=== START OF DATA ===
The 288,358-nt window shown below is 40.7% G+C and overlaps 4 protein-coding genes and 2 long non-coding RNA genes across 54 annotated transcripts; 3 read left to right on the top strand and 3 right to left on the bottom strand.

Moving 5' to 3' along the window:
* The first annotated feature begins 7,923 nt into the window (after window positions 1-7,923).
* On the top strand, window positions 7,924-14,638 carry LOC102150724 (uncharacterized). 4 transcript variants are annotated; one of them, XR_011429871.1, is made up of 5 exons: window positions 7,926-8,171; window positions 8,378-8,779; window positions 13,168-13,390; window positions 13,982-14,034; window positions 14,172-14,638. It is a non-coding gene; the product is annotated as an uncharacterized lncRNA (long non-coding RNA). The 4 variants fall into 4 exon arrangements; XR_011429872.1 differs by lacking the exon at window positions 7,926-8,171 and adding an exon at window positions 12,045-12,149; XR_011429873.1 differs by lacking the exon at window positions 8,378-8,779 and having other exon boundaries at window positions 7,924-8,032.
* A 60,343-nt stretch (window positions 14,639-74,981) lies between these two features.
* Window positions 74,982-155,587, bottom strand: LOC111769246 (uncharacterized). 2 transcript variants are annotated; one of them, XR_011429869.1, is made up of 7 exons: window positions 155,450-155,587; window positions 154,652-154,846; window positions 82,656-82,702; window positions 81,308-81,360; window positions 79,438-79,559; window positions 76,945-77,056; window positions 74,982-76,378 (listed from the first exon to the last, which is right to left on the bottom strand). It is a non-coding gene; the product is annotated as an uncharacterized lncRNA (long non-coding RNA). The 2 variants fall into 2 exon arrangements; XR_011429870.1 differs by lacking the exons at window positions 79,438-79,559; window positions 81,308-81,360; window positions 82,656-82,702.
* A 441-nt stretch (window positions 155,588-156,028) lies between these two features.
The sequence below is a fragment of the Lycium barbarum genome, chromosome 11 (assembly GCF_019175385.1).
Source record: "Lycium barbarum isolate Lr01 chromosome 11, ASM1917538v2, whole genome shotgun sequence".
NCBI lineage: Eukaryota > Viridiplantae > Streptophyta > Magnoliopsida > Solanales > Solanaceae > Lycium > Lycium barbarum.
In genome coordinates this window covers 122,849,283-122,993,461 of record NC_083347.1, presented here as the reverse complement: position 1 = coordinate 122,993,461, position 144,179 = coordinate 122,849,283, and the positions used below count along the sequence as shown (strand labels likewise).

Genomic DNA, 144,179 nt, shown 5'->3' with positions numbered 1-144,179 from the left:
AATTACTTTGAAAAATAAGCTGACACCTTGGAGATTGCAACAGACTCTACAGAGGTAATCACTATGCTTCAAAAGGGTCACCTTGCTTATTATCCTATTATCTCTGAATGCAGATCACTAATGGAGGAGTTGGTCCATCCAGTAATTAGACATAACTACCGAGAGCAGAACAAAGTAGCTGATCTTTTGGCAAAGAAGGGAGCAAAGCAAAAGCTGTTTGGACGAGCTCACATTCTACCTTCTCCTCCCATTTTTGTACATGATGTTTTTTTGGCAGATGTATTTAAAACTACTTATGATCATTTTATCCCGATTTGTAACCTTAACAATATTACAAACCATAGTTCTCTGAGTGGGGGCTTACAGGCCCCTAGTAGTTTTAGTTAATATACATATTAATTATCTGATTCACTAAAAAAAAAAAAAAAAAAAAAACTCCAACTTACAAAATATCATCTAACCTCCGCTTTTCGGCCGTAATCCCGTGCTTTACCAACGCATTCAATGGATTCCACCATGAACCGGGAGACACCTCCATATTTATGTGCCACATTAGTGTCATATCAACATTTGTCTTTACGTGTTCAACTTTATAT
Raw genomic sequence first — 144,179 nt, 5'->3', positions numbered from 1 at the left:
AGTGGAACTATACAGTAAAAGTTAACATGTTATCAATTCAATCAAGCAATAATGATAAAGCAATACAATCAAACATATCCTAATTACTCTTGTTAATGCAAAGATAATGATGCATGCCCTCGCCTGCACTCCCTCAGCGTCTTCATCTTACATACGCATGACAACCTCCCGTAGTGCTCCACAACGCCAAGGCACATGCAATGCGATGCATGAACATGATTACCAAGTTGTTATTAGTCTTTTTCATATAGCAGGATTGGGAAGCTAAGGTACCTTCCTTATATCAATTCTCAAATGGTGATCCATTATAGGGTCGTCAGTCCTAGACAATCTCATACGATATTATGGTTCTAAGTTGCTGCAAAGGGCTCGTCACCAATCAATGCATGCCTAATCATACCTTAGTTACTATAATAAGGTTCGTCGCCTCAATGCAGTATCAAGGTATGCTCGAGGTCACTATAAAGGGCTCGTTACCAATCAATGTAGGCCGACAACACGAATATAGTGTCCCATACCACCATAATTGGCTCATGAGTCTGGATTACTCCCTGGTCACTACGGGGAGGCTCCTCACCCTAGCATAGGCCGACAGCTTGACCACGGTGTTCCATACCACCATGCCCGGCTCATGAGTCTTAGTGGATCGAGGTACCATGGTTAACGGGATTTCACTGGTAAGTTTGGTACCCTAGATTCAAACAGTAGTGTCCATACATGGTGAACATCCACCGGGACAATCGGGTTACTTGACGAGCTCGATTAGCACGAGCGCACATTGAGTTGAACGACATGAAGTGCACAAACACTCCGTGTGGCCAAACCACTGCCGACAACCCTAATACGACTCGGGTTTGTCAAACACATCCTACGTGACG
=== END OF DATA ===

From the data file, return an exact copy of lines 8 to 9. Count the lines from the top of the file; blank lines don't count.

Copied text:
The sequence below is a fragment of the Lycium barbarum genome, chromosome 11 (assembly GCF_019175385.1).
Source record: "Lycium barbarum isolate Lr01 chromosome 11, ASM1917538v2, whole genome shotgun sequence".